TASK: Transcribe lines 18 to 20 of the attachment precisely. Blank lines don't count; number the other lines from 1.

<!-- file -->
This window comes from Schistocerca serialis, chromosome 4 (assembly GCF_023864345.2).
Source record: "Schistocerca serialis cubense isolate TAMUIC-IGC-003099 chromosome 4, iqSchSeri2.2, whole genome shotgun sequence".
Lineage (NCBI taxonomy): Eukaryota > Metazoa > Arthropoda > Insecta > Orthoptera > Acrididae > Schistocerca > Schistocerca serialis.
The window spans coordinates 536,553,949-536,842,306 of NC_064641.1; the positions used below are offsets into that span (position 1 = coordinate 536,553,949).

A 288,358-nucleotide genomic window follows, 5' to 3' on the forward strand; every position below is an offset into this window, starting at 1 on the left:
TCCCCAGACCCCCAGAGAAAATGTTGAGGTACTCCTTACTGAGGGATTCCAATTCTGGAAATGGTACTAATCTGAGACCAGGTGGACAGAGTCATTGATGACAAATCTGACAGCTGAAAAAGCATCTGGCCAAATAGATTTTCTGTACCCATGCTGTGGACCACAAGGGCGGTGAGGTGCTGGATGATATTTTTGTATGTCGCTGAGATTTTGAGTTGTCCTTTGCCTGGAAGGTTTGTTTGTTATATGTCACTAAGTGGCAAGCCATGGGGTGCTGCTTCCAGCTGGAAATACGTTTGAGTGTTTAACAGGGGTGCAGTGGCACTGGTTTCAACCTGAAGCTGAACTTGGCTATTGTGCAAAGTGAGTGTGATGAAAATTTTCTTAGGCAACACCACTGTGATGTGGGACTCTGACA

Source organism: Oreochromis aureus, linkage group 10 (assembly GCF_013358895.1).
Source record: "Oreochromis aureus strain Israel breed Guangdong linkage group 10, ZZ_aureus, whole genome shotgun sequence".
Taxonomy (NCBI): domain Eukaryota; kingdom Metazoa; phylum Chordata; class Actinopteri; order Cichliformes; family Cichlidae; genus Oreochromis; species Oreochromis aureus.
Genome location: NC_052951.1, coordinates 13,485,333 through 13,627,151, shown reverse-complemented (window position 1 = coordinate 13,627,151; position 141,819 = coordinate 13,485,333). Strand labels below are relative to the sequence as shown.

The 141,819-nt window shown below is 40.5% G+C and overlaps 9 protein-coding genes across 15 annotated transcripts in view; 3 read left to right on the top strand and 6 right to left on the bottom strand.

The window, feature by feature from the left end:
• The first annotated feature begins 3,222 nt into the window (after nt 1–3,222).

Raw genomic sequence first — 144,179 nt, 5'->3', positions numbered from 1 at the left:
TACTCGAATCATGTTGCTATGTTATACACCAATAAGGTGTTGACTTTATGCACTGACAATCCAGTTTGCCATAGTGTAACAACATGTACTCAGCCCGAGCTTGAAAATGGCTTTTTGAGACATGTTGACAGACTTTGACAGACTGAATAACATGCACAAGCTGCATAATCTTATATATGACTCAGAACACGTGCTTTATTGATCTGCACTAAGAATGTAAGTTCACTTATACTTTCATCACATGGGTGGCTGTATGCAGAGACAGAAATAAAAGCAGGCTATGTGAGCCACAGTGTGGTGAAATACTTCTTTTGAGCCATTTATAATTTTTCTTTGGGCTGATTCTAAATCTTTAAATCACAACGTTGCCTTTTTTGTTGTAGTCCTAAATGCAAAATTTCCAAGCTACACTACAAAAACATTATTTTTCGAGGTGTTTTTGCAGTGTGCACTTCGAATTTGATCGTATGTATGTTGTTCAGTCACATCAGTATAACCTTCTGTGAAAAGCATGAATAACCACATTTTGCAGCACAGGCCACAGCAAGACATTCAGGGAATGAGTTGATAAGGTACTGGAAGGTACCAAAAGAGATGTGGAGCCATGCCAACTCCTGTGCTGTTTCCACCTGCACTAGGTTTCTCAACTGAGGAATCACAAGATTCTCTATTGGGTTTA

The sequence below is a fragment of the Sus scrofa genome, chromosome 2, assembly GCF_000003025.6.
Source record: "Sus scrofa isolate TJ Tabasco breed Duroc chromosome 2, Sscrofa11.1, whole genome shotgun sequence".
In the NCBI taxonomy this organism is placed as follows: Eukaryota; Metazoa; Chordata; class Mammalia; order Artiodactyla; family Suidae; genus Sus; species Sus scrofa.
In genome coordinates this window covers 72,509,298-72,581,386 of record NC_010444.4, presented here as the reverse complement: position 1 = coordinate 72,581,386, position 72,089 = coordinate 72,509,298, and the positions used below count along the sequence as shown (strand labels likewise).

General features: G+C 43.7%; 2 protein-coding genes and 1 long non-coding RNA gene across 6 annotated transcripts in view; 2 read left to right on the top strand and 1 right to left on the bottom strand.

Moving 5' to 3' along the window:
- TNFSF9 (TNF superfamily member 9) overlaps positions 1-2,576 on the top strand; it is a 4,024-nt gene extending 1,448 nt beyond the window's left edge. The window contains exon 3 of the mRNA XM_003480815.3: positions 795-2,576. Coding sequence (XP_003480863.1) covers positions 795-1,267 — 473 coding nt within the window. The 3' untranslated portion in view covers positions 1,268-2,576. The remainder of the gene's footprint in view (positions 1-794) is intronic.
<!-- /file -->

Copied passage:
In the NCBI taxonomy this organism is placed as follows: Eukaryota; Metazoa; Chordata; class Mammalia; order Artiodactyla; family Suidae; genus Sus; species Sus scrofa.
In genome coordinates this window covers 72,509,298-72,581,386 of record NC_010444.4, presented here as the reverse complement: position 1 = coordinate 72,581,386, position 72,089 = coordinate 72,509,298, and the positions used below count along the sequence as shown (strand labels likewise).

General features: G+C 43.7%; 2 protein-coding genes and 1 long non-coding RNA gene across 6 annotated transcripts in view; 2 read left to right on the top strand and 1 right to left on the bottom strand.